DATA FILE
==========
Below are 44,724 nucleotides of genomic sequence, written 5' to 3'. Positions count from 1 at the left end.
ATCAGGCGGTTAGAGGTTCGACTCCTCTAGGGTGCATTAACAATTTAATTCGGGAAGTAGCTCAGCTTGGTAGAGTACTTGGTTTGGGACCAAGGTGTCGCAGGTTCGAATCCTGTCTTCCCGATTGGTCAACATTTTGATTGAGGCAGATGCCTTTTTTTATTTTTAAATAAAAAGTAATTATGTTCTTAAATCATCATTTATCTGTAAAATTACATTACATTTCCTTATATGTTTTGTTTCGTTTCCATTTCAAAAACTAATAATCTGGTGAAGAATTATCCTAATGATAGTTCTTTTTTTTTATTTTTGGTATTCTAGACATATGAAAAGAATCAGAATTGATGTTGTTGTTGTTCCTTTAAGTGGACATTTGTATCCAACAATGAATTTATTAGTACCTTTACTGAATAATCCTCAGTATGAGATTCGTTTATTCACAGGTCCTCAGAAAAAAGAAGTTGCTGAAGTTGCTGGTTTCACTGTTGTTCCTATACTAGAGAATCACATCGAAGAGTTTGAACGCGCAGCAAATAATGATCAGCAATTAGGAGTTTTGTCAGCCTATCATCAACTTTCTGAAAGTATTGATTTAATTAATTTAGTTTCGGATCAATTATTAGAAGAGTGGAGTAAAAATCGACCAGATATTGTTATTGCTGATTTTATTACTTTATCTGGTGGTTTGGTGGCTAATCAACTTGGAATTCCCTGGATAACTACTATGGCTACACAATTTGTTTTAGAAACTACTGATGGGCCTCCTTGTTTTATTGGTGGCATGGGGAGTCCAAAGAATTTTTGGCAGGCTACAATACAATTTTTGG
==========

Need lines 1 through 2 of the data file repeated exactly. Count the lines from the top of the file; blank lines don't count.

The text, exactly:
Below are 44,724 nucleotides of genomic sequence, written 5' to 3'. Positions count from 1 at the left end.
ATCAGGCGGTTAGAGGTTCGACTCCTCTAGGGTGCATTAACAATTTAATTCGGGAAGTAGCTCAGCTTGGTAGAGTACTTGGTTTGGGACCAAGGTGTCGCAGGTTCGAATCCTGTCTTCCCGATTGGTCAACATTTTGATTGAGGCAGATGCCTTTTTTTATTTTTAAATAAAAAGTAATTATGTTCTTAAATCATCATTTATCTGTAAAATTACATTACATTTCCTTATATGTTTTGTTTCGTTTCCATTTCAAAAACTAATAATCTGGTGAAGAATTATCCTAATGATAGTTCTTTTTTTTTATTTTTGGTATTCTAGACATATGAAAAGAATCAGAATTGATGTTGTTGTTGTTCCTTTAAGTGGACATTTGTATCCAACAATGAATTTATTAGTACCTTTACTGAATAATCCTCAGTATGAGATTCGTTTATTCACAGGTCCTCAGAAAAAAGAAGTTGCTGAAGTTGCTGGTTTCACTGTTGTTCCTATACTAGAGAATCACATCGAAGAGTTTGAACGCGCAGCAAATAATGATCAGCAATTAGGAGTTTTGTCAGCCTATCATCAACTTTCTGAAAGTATTGATTTAATTAATTTAGTTTCGGATCAATTATTAGAAGAGTGGAGTAAAAATCGACCAGATATTGTTATTGCTGATTTTATTACTTTATCTGGTGGTTTGGTGGCTAATCAACTTGGAATTCCCTGGATAACTACTATGGCTACACAATTTGTTTTAGAAACTACTGATGGGCCTCCTTGTTTTATTGGTGGCATGGGGAGTCCAAAGAATTTTTGGCAGGCTACAATACAATTTTTGG